Bridgewater has been shaping the industry for the past 40 years. We have received more than 50 industry awards in the past 10 years, including recognitions for industry innovation, performance, quality of research, client service, and client satisfaction. We have also been acknowledged as a "best place to work" and for making more money for our clients than any other hedge fund in the history of the industry. Below is a collection of media about our work and culture.
RAY DALIO’S WORLD VIEWCNN GPS | April 2015
Fareed Zakaria talks to Ray Dalio, founder of the largest hedge fund, about his success and his views on the global economy.Watch
Charlie Rose Interview with Ray Dalio
Charlie Rose Show | September 2017
The chairman and co-chief investment officer of Bridgewater Associates introduces his new book, “Principles: Life and Work."
PAY ATTENTION TO LONG-TERM DEBT CYCLE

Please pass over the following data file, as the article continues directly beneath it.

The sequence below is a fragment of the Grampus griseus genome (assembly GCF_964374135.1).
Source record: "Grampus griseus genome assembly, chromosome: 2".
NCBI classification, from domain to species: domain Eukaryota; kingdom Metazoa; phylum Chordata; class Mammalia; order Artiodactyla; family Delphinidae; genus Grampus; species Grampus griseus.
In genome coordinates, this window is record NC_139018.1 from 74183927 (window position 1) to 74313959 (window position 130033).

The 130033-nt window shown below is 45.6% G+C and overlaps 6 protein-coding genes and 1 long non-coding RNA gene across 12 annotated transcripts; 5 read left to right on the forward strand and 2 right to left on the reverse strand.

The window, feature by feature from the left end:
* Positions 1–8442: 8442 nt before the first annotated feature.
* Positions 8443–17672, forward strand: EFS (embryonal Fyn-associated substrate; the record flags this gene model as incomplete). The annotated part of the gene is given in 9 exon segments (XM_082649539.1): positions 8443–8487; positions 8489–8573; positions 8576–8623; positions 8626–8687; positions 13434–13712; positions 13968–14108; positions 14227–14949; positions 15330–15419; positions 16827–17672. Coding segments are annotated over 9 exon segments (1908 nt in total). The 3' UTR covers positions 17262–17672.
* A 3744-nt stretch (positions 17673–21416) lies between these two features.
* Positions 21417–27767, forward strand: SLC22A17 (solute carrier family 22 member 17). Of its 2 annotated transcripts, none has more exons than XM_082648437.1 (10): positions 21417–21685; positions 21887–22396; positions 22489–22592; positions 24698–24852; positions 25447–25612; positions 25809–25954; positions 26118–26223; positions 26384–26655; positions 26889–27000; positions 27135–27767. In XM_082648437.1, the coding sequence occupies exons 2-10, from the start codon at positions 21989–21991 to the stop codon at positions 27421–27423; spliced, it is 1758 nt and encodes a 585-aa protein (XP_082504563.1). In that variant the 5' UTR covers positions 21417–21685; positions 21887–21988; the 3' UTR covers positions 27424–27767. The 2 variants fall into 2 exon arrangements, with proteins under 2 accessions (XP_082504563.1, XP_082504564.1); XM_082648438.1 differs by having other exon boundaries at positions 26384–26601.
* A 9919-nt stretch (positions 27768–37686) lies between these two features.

FT.COM | JANUARY 2016
I have a controversial view that is based on my alternative economic template, and I feel a responsibility to share at this precarious time. In brief, the Federal Reserve’s template, and that of most economists and market participants, reflects the business cycle.
LARRY SUMMERS AND RAY DALIO ON DALIO’S UNIQUE PERSPECTIVE OF “HOW THE ECONOMIC MACHINE WORKS”
Harvard Business School | June 2014
Former U.S. Treasury Secretary, Larry Summers invited Ray Dalio, founder and chairman of Bridgewater Associates, the world’s largest hedge fund, to discuss Dalio’s unique views on economics.
DALIO’S PERSPECTIVE ON DELEVERAGING PART 1
CNBC | January 2013
CNBC's Andrew Ross Sorkin talks with hedge fund manager Ray Dalio, Bridgewater Associates founder & CIO, about Europe's economic state and where he sees the next big economic move.
DALIO’S PERSPECTIVE ON DELEVERAGING PART 2
CNBC | January 2013
Ray Dalio, Bridgewater Associates founder & CIO, discusses how political policy impacts markets, and explains how the economic machine works.
CULTURE AND ANTICIPATION HELPED RAY DALIO SURVIVE THE FINANCIAL CRISIS
Institutional Investor | 2011
Few asset managers were better prepared for — or benefited more from — the financial crisis than Raymond Dalio.